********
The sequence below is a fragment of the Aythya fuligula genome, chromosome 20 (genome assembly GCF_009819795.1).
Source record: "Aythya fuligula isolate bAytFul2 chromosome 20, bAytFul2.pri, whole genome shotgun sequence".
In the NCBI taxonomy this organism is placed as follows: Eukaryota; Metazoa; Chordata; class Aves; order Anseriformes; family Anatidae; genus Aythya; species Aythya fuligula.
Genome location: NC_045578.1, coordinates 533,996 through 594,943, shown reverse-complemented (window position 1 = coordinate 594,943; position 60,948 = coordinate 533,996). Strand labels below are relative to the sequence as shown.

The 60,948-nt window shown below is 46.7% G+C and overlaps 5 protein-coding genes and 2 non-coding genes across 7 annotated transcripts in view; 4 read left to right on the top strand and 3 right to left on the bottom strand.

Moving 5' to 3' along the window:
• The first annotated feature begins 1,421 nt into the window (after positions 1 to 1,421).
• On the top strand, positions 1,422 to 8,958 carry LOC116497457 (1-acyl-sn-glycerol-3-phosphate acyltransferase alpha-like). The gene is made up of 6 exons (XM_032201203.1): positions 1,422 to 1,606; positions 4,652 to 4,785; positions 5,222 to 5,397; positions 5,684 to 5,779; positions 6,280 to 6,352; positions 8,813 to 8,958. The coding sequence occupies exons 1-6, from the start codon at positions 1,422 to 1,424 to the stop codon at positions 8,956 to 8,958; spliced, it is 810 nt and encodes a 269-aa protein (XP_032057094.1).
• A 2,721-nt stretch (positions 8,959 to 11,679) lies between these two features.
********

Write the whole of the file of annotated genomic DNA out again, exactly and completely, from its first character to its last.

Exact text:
The sequence below is a fragment of the Aythya fuligula genome, chromosome 20 (genome assembly GCF_009819795.1).
Source record: "Aythya fuligula isolate bAytFul2 chromosome 20, bAytFul2.pri, whole genome shotgun sequence".
In the NCBI taxonomy this organism is placed as follows: Eukaryota; Metazoa; Chordata; class Aves; order Anseriformes; family Anatidae; genus Aythya; species Aythya fuligula.
Genome location: NC_045578.1, coordinates 533,996 through 594,943, shown reverse-complemented (window position 1 = coordinate 594,943; position 60,948 = coordinate 533,996). Strand labels below are relative to the sequence as shown.

The 60,948-nt window shown below is 46.7% G+C and overlaps 5 protein-coding genes and 2 non-coding genes across 7 annotated transcripts in view; 4 read left to right on the top strand and 3 right to left on the bottom strand.

Moving 5' to 3' along the window:
• The first annotated feature begins 1,421 nt into the window (after positions 1 to 1,421).
• On the top strand, positions 1,422 to 8,958 carry LOC116497457 (1-acyl-sn-glycerol-3-phosphate acyltransferase alpha-like). The gene is made up of 6 exons (XM_032201203.1): positions 1,422 to 1,606; positions 4,652 to 4,785; positions 5,222 to 5,397; positions 5,684 to 5,779; positions 6,280 to 6,352; positions 8,813 to 8,958. The coding sequence occupies exons 1-6, from the start codon at positions 1,422 to 1,424 to the stop codon at positions 8,956 to 8,958; spliced, it is 810 nt and encodes a 269-aa protein (XP_032057094.1).
• A 2,721-nt stretch (positions 8,959 to 11,679) lies between these two features.